It's said that 90% of the world's data has been generated in the last 2 years. Mind-boggling volumes of the stuff is being generated every second – 24/7, thanks to the internet, social media, mobile devices, worldwide press, sensors and transactions.
It's hardly surprising that it's making more and more sense to be served tailored information, products and social content that we're actually interested in, as we don't have time to curate the vast amount of data or browse endlessly for products by ourselves.
At Webcredible, we're seeing a more customised experience online as standard, and most of our projects contain some element of personalisation nowadays. Indeed, the 'single customer view' is a part of every digital strategy I've been involved with over the past couple of years. I believe this will amplify sharply in the next few years and beyond.
In some recent customer research we conducted for two well known UK brands, I was not surprised at how receptive the consumers we interviewed were to the concept of receiving tailored content online – but what did surprise me was how comfortable they were with the idea of giving away their data, preferences and behavior in return for it.
Some participants were still adamant they want to guard their privacy online and hide as much as they can from prying eyes, but when questioned more closely, a few admitted that they would like to see information or offers relevant to them.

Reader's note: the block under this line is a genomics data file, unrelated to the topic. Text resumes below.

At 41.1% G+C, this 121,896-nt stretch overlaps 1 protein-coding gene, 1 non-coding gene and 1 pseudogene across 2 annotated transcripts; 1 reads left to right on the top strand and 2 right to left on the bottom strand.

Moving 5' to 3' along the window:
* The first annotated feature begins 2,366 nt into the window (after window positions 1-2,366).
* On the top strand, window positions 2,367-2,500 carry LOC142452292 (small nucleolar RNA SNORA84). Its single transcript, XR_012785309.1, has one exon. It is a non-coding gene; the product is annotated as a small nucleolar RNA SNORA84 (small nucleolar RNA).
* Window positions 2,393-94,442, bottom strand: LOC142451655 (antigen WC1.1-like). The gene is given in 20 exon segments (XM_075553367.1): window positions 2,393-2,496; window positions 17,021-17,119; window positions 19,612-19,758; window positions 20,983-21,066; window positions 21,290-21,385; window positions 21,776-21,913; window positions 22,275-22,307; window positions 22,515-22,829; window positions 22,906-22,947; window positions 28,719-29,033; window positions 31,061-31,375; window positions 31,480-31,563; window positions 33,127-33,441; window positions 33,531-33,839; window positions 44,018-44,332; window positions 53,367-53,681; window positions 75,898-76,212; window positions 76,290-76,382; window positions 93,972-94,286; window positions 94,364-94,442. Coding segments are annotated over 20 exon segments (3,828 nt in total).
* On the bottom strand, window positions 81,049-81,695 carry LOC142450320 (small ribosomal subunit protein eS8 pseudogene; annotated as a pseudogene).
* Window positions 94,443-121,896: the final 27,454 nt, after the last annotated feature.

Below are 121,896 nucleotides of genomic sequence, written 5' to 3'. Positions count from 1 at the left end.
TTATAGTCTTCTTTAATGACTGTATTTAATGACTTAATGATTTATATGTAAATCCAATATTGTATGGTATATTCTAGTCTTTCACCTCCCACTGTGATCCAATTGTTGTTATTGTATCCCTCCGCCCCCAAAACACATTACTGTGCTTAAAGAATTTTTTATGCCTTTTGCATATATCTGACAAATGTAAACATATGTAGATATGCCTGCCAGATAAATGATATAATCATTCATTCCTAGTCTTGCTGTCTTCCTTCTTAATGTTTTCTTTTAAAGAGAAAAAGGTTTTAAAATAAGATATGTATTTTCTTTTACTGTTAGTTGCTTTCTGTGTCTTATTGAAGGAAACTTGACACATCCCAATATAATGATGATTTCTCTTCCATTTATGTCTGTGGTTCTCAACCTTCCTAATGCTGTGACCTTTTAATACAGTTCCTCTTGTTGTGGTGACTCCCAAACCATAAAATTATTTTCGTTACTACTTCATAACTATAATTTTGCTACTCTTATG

Interestingly, they often caveat that they've already experienced attempts at this that fell short of true relevancy. For example, we've all seen online ads for stuff we just bought yesterday.
Clearly there's a level of sophistication missing in many attempts at marketing and it's easy to see how it might be hard to plot behaviour patterns for customers without some seriously intelligent algorithms and then some.
Indeed, the 'single customer view' is a part of every digital strategy I've been involved with over the past couple of years.
However, big data is here to stay, it's our ability to collect and interpret it now that is the challenge. Privacy and security ethics must also be an significant factor to consider, the Silicon Valley giants have a stranglehold on us and we're addicted to their products – Google, Facebook, YouTube and so on, which I believe inures us to other organisations collecting data on us more covertly. That doesn't make what they do right, however I won't go into that particular debate here.
Younger consumers and those in developing economies care much less about privacy than those who are older and in Western countries: "almost two thirds of consumers aged between 18 and 34 'don't care about privacy' "(UK Research by Coleman Parkes)
Suffice to say, within a legal framework, all businesses must address this user expectation. In order to do this we must win customers' trust and tell them how they will benefit from this transaction of personal data.
In this way we can move towards ensuring that we provide the right content, in the right format and at the right time, which will allow us to keep our customers happy and stay relevant in the market.